Immigration, marriage, and education bring the libertarian–conservative debate into clearer focus by highlighting the question of whether politics can be adequately understood in prepolitical and economic terms or whether it requires a larger view of membership and the common good. In this chapter Schlueter identifies tensions between traditionalist conservatism and neoconservatism before offering a conservative position that draws on the best insights of both groups. On immigration, he opposes open borders but defends a generous immigration policy. On education, Schlueter shows how and why classical liberals like Adam Smith, Thomas Jefferson, and Alexis de Tocqueville defended a limited but positive role for government in promoting education. Finally, Schlueter draws on overwhelming evidence in the social sciences establishing a strong connection between heterosexual, monogamous marriage and the overall well-being of spouses and children, to support his arguments in favor of traditional marriage law.
Schlueter concludes by responding to three formidable libertarian challenges to conservatism: skepticism about moral knowledge, disagreement about the common good, and the diversity of the American founders. Schlueter argues that libertarianism is vulnerable to the same objections Wenzel lodges against conservatism. First, Schlueter shows how historical changes in moral knowledge do not undermine the soundness of moral knowledge any more than historical changes in scientific knowledge undermine the soundness of scientific knowledge. Schlueter next argues that because there is no neutral position on the nature of the common good, the only way forward is political deliberation. Finally, Schlueter argues the unity of the American founders rests precisely in their "conservative" awareness that moral and political disagreement, and thus politics, are permanent and inescapable features of human life, and their attempt to incorporate this awareness into a decent and free political order.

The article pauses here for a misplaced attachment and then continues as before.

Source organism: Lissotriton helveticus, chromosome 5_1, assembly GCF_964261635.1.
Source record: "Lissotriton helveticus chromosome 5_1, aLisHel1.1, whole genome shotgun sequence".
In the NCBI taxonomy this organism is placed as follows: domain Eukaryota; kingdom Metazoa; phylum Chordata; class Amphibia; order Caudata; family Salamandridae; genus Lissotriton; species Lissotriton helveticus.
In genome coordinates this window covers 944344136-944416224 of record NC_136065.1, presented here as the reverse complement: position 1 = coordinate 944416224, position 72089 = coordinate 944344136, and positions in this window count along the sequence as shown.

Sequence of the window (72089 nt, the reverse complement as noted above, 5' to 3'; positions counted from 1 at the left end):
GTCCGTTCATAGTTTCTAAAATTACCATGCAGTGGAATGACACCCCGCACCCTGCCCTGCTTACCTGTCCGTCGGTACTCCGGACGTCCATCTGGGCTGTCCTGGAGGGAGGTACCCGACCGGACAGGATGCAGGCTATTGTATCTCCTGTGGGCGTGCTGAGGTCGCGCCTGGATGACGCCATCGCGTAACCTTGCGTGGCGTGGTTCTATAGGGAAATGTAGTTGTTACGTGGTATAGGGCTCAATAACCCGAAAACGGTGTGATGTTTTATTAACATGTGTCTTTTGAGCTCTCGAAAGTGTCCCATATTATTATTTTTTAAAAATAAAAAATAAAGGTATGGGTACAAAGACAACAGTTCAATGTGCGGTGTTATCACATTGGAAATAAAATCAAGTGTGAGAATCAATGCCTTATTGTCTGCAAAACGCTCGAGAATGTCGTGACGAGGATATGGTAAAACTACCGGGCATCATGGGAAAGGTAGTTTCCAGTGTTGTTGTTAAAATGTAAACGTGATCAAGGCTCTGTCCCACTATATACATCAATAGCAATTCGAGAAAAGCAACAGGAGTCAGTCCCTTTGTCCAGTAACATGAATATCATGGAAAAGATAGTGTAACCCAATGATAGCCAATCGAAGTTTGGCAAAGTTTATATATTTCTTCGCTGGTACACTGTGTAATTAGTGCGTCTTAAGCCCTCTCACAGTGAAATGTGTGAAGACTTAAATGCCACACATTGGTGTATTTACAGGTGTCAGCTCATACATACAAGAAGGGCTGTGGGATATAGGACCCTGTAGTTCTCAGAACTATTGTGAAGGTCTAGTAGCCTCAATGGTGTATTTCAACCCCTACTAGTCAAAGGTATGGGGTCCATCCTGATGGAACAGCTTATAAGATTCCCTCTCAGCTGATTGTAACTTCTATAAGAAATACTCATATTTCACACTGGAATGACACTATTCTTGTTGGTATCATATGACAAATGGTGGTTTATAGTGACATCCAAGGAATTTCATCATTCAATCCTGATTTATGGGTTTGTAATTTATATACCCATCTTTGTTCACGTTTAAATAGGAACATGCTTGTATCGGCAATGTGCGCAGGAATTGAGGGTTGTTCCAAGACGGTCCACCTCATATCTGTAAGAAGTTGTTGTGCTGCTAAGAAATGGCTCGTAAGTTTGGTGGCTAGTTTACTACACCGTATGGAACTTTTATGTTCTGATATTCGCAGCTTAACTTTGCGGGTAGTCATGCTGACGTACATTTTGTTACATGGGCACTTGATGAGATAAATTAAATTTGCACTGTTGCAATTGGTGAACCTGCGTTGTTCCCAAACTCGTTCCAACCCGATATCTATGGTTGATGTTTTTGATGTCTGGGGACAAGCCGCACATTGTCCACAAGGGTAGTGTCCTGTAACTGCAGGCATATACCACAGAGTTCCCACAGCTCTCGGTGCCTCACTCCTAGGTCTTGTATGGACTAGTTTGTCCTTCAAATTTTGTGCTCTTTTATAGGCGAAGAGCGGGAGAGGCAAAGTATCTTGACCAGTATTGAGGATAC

Wenzel opens this chapter by noting that conservatism has many strengths. Libertarianism can learn from conservatism's romantic vision (if tempered by the realism of libertarianism), and it can learn from conservatism's emphasis on the virtues required for a free society (if taught voluntarily through civil society). Wenzel responds to two objections from Schlueter. First, because of human ignorance and a flawed political process, libertarianism rejects the imposition of ideas or moral beliefs through state coercion. Second, Schlueter rightly points out that the libertarian promotion of government neutrality is itself not neutral; libertarianism does indeed compel everybody to respect the individual rights of others, and it indeed prohibits anybody from imposing ends on others through coercion. But it stops there. Ultimately, libertarianism offers a recipe for human flourishing; or, more precisely, it offers the institutional framework within which free individuals can determine their own ends and flourish.